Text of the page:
Starring: Werner Krauss, Conrad Veidt, Friedrich Feher
Director: Robert Wiene
The Least Picture Show already aired its thoughts on Robert Wiene’s 1920 masterpiece when it was re-released in the cinemas recently (see here). In this review, we’ll confine ourselves to commenting on some of the features of this new Blu-ray edition from Eureka. Just as well, as there’s a lot to say.
What we have here is a 4K restoration from the original camera negative, with new colour tinting and recreated intertitles. While it still retains some fine scratches and the occasional flicker and roughening of texture, the film looks altogether much fresher and livelier than it has seemed in previous incarnations. So much so, in fact, that you might find yourself rethinking some of your long-held notions about it. Whereas before the movie seemed dimmed by neurosis, exuding an atmosphere of exhaustion right from the outset, now it feels much more lively and robust. The actors playing Alan and Jane wear surprisingly little make-up, and their faces come across as cheerfully youthful, people you might meet in the street rather than figures from a nightmare, starved of light and oxygen.
All of the scenes with strong directional lighting, such as the one where we first encounter Alan in his wonky-walled garret, or the one where the police puzzle over the dead body of the town clerk, now punch through with strong contrasts of brightness and shadow. The sequence where Jane visits the fair looks extremely clean and crisp too, as does the famous close-up of Cesare awakening. The newly applied yellow tinting makes his face look like an Aztec mask, so it’s all the more dramatic when he finally twitches into life, and you can see every flicker of his eyelids and the grain of his irises.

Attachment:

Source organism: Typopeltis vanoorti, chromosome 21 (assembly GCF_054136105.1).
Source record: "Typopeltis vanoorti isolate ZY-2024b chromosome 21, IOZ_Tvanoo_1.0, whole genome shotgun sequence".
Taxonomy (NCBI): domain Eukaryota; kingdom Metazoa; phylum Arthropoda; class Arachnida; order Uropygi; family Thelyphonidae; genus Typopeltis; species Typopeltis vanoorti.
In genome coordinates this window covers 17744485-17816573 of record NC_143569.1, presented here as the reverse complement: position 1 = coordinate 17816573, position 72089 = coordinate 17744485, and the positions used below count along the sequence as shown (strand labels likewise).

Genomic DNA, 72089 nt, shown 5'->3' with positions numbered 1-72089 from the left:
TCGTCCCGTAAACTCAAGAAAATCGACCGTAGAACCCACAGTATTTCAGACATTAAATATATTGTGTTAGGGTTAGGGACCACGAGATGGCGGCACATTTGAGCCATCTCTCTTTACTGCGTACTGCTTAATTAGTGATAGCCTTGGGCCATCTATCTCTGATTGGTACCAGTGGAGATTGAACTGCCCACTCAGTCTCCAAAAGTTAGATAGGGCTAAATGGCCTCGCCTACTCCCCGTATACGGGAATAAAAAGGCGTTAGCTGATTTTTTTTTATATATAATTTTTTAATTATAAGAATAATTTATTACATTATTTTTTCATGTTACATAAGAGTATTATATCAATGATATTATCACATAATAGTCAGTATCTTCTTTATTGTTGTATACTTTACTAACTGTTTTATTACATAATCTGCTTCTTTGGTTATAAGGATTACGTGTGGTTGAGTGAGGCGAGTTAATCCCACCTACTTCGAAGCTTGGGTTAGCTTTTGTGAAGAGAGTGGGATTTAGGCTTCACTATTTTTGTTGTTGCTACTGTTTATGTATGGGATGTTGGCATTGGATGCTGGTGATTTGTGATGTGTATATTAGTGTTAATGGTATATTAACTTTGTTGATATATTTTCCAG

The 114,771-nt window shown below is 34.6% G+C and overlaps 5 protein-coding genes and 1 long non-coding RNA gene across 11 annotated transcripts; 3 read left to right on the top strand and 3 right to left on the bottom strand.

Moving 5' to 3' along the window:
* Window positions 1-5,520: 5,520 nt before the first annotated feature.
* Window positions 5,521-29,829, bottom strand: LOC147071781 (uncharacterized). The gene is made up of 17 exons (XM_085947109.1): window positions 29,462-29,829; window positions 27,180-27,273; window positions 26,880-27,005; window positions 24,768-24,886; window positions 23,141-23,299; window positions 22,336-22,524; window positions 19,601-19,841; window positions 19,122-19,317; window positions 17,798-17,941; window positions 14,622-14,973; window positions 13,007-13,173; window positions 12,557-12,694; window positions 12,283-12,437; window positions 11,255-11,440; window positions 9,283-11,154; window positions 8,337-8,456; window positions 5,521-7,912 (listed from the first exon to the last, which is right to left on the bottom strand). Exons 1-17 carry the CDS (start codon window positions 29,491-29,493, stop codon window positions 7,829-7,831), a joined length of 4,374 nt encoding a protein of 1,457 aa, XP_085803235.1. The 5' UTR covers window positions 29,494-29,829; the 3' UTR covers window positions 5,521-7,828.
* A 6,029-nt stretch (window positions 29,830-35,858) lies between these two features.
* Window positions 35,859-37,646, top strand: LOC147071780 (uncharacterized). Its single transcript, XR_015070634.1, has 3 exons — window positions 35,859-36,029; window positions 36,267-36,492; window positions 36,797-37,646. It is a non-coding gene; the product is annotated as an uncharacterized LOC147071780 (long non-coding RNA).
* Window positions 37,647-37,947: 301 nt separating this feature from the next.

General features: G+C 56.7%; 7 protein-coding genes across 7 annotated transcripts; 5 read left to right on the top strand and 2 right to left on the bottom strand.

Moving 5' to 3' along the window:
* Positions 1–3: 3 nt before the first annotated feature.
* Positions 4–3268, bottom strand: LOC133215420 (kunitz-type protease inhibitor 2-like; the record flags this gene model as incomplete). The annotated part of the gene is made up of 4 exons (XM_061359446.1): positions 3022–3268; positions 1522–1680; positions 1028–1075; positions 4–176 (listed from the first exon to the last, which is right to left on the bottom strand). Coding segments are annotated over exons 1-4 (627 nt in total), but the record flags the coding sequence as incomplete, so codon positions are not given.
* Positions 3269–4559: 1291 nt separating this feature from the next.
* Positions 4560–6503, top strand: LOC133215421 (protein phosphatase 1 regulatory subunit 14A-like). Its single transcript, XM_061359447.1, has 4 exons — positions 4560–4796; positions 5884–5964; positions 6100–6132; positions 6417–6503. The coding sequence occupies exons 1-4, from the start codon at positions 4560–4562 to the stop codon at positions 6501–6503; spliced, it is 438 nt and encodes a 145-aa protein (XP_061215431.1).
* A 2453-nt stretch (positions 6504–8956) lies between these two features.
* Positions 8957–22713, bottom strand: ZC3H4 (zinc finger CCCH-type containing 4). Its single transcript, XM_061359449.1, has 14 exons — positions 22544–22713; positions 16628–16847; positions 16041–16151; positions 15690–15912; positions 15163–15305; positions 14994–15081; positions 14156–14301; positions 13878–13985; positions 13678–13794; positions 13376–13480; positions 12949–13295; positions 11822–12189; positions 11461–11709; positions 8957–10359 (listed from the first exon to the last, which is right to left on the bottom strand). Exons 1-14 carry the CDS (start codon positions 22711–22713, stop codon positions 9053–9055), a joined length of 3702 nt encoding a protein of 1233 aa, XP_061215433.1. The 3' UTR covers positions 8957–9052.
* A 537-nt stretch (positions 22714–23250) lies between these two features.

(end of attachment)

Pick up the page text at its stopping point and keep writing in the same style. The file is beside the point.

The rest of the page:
Turning to the extras, there’s a 52-minute celebration of German silent cinema that goes into a fair bit of detail about the country’s social history in the years before and after WWI. It talks about the rise and fall of Expressionism (already passé in other artforms when it became fashionable in cinema), and the way in which an unstable and inflation-beset society took solace in ever more lavish films. It paints a picture of the ’20s as a decade when German cinema changed with a speed akin to pop music in the ’60s.
There’s also a witty 15-minute video essay by David Cairns which examines the competing claims that have been made by various parties to be seen as the film’s auteur, and a nice-looking 8-minute piece showing the digital restoration of the film – including the reinsertion of missing frames and the repair of perforations – in a high-tech lab.
The audio commentary by David Kalat goes over some of the same territory again in scholarly detail, sketching in the cultural context, patiently unpicking who among the film’s key contributors did what, and trying to reconcile the different accounts that have been left to us, namely by co-scriptwriter Hans Janowitz, the producer Erich Pommer and the set designer Hermann Warm. Along the way, he describes how the love triangle in the film reflected one that the two screenwriters had with a young actress named Gilda Langer, and he also mentions the various attempts at getting sequels off the ground, which didn’t bear fruit until 1962. All in all, there is much to chew over here for fans of Caligari, not least an HD transfer which leaves this silent classic seeming more vital and fascinating now than perhaps at any time since its original release.